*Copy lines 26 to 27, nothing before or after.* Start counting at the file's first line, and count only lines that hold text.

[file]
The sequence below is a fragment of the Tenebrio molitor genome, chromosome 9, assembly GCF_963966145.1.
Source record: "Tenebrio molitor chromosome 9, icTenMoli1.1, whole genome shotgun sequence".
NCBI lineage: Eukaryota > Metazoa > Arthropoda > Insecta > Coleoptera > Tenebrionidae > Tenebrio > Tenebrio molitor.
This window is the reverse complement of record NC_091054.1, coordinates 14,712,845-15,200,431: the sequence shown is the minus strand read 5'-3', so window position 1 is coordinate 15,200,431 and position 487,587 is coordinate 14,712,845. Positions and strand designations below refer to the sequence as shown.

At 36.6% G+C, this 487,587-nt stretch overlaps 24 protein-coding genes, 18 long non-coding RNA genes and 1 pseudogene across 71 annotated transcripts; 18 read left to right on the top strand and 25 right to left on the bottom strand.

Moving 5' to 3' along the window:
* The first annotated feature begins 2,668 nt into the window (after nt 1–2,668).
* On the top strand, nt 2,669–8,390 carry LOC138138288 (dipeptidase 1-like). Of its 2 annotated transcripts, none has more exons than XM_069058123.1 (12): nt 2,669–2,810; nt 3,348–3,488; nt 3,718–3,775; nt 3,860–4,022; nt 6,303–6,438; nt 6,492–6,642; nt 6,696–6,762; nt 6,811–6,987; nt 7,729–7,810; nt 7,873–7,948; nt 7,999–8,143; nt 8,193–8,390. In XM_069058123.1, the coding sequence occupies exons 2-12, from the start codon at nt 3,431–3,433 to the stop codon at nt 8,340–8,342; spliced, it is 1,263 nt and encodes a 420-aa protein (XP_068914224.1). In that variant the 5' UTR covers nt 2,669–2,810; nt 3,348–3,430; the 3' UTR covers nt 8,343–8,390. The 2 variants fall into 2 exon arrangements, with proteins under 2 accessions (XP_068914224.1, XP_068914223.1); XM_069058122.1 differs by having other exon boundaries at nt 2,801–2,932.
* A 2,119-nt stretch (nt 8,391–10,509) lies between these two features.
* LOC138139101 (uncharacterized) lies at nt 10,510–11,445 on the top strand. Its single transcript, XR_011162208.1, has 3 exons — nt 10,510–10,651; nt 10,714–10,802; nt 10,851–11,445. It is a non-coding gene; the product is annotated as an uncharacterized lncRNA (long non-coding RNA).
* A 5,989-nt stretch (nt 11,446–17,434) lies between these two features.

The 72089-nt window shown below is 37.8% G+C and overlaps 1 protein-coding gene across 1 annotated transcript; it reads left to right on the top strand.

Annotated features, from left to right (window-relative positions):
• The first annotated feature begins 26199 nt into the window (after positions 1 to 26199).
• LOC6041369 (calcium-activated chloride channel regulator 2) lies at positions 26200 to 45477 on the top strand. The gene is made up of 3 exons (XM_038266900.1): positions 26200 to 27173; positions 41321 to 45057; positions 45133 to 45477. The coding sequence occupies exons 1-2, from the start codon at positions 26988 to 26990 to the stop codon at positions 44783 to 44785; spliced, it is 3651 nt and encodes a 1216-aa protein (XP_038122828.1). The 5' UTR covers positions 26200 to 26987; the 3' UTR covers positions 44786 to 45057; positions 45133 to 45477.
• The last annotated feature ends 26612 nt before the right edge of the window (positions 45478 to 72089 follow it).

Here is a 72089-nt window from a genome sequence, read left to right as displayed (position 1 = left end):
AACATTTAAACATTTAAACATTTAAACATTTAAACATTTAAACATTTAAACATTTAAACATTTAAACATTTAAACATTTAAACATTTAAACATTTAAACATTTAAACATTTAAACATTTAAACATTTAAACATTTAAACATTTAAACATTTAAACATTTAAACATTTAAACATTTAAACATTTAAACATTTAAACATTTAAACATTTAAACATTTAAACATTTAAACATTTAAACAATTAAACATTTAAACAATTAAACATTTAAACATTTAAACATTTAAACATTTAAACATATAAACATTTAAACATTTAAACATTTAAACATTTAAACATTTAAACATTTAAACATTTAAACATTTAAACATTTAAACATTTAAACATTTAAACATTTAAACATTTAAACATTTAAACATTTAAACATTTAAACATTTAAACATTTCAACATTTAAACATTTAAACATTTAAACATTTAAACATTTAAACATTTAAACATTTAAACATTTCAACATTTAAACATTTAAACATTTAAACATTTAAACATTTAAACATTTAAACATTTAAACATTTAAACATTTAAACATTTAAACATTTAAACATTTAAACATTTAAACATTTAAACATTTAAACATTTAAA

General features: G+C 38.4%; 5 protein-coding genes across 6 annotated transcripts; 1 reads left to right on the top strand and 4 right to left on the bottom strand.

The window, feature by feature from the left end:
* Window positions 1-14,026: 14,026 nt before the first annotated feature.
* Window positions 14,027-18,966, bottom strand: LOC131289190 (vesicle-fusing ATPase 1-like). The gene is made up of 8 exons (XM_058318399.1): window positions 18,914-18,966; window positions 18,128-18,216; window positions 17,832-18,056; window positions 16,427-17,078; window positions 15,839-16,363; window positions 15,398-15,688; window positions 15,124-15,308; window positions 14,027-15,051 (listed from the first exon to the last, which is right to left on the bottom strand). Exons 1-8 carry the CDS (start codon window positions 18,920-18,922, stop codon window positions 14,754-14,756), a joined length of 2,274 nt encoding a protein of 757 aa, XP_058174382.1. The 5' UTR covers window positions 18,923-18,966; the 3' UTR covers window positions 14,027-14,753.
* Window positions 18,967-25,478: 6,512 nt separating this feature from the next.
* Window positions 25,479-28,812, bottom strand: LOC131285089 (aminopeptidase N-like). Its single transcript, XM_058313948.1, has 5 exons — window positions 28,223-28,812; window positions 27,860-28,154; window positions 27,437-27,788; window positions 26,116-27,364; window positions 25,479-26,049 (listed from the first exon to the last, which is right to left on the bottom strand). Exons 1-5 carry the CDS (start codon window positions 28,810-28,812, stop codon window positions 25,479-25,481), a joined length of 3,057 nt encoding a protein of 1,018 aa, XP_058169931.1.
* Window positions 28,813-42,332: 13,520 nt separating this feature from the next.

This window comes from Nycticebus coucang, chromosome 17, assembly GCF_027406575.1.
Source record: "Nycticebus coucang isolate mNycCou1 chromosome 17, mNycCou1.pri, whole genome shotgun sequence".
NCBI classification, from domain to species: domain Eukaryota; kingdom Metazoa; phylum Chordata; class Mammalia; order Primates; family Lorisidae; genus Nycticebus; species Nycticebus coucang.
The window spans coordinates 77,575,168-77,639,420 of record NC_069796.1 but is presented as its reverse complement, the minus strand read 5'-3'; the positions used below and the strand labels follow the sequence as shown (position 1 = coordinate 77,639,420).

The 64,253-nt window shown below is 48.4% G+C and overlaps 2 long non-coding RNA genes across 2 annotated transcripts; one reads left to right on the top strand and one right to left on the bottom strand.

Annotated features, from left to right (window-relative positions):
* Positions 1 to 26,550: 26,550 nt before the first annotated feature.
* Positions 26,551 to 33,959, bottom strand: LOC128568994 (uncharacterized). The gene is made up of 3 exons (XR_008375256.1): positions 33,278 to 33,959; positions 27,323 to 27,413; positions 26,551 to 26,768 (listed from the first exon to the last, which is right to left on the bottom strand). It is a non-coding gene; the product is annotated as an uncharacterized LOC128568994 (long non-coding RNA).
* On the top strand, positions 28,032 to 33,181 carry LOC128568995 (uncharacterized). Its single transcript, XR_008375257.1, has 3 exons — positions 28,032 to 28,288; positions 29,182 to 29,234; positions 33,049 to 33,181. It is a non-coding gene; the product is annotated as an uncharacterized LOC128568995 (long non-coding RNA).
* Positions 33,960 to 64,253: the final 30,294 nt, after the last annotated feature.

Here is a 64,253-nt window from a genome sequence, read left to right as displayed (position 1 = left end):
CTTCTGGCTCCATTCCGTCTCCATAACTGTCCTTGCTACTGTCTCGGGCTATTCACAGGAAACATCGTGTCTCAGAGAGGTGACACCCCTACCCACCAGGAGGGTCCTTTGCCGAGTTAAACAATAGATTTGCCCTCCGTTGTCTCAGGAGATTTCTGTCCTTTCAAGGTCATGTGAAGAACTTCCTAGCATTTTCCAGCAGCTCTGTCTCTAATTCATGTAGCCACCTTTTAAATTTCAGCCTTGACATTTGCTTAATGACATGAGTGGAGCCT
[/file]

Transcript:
This window comes from Nycticebus coucang, chromosome 17, assembly GCF_027406575.1.
Source record: "Nycticebus coucang isolate mNycCou1 chromosome 17, mNycCou1.pri, whole genome shotgun sequence".